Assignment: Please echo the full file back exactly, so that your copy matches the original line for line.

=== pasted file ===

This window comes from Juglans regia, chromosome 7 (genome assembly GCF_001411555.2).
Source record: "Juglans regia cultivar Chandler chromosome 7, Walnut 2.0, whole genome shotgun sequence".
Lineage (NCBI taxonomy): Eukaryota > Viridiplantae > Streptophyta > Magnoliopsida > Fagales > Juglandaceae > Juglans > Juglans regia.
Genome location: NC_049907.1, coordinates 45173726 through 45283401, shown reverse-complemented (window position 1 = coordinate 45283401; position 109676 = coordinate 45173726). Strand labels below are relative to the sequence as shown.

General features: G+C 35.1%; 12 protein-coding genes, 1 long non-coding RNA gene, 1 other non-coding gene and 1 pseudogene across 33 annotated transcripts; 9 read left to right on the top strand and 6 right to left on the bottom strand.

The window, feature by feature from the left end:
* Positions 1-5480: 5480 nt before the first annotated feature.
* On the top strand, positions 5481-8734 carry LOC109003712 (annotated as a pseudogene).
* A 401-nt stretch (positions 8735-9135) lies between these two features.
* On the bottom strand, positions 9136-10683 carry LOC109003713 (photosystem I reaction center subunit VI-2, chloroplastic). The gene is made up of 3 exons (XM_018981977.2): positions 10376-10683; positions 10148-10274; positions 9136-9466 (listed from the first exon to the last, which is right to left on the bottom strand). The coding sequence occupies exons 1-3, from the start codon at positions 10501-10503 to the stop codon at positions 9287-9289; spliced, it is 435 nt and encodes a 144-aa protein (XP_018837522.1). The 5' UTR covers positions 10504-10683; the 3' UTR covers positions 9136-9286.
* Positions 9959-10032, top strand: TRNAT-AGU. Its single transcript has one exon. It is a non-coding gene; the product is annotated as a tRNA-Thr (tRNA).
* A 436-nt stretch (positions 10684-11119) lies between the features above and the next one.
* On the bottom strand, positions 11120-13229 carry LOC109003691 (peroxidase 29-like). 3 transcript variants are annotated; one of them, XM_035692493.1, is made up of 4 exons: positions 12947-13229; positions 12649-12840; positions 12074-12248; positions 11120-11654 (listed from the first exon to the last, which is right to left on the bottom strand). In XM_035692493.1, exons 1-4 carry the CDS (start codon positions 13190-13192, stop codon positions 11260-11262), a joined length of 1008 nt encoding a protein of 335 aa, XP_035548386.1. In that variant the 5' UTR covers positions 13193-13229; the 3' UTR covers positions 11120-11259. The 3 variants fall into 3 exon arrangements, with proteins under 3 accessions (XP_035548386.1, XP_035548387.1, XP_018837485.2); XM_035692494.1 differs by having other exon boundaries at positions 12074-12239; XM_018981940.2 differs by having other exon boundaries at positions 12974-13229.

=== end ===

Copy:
This window comes from Juglans regia, chromosome 7 (genome assembly GCF_001411555.2).
Source record: "Juglans regia cultivar Chandler chromosome 7, Walnut 2.0, whole genome shotgun sequence".
Lineage (NCBI taxonomy): Eukaryota > Viridiplantae > Streptophyta > Magnoliopsida > Fagales > Juglandaceae > Juglans > Juglans regia.
Genome location: NC_049907.1, coordinates 45173726 through 45283401, shown reverse-complemented (window position 1 = coordinate 45283401; position 109676 = coordinate 45173726). Strand labels below are relative to the sequence as shown.

General features: G+C 35.1%; 12 protein-coding genes, 1 long non-coding RNA gene, 1 other non-coding gene and 1 pseudogene across 33 annotated transcripts; 9 read left to right on the top strand and 6 right to left on the bottom strand.

The window, feature by feature from the left end:
* Positions 1-5480: 5480 nt before the first annotated feature.
* On the top strand, positions 5481-8734 carry LOC109003712 (annotated as a pseudogene).
* A 401-nt stretch (positions 8735-9135) lies between these two features.
* On the bottom strand, positions 9136-10683 carry LOC109003713 (photosystem I reaction center subunit VI-2, chloroplastic). The gene is made up of 3 exons (XM_018981977.2): positions 10376-10683; positions 10148-10274; positions 9136-9466 (listed from the first exon to the last, which is right to left on the bottom strand). The coding sequence occupies exons 1-3, from the start codon at positions 10501-10503 to the stop codon at positions 9287-9289; spliced, it is 435 nt and encodes a 144-aa protein (XP_018837522.1). The 5' UTR covers positions 10504-10683; the 3' UTR covers positions 9136-9286.
* Positions 9959-10032, top strand: TRNAT-AGU. Its single transcript has one exon. It is a non-coding gene; the product is annotated as a tRNA-Thr (tRNA).
* A 436-nt stretch (positions 10684-11119) lies between the features above and the next one.
* On the bottom strand, positions 11120-13229 carry LOC109003691 (peroxidase 29-like). 3 transcript variants are annotated; one of them, XM_035692493.1, is made up of 4 exons: positions 12947-13229; positions 12649-12840; positions 12074-12248; positions 11120-11654 (listed from the first exon to the last, which is right to left on the bottom strand). In XM_035692493.1, exons 1-4 carry the CDS (start codon positions 13190-13192, stop codon positions 11260-11262), a joined length of 1008 nt encoding a protein of 335 aa, XP_035548386.1. In that variant the 5' UTR covers positions 13193-13229; the 3' UTR covers positions 11120-11259. The 3 variants fall into 3 exon arrangements, with proteins under 3 accessions (XP_035548386.1, XP_035548387.1, XP_018837485.2); XM_035692494.1 differs by having other exon boundaries at positions 12074-12239; XM_018981940.2 differs by having other exon boundaries at positions 12974-13229.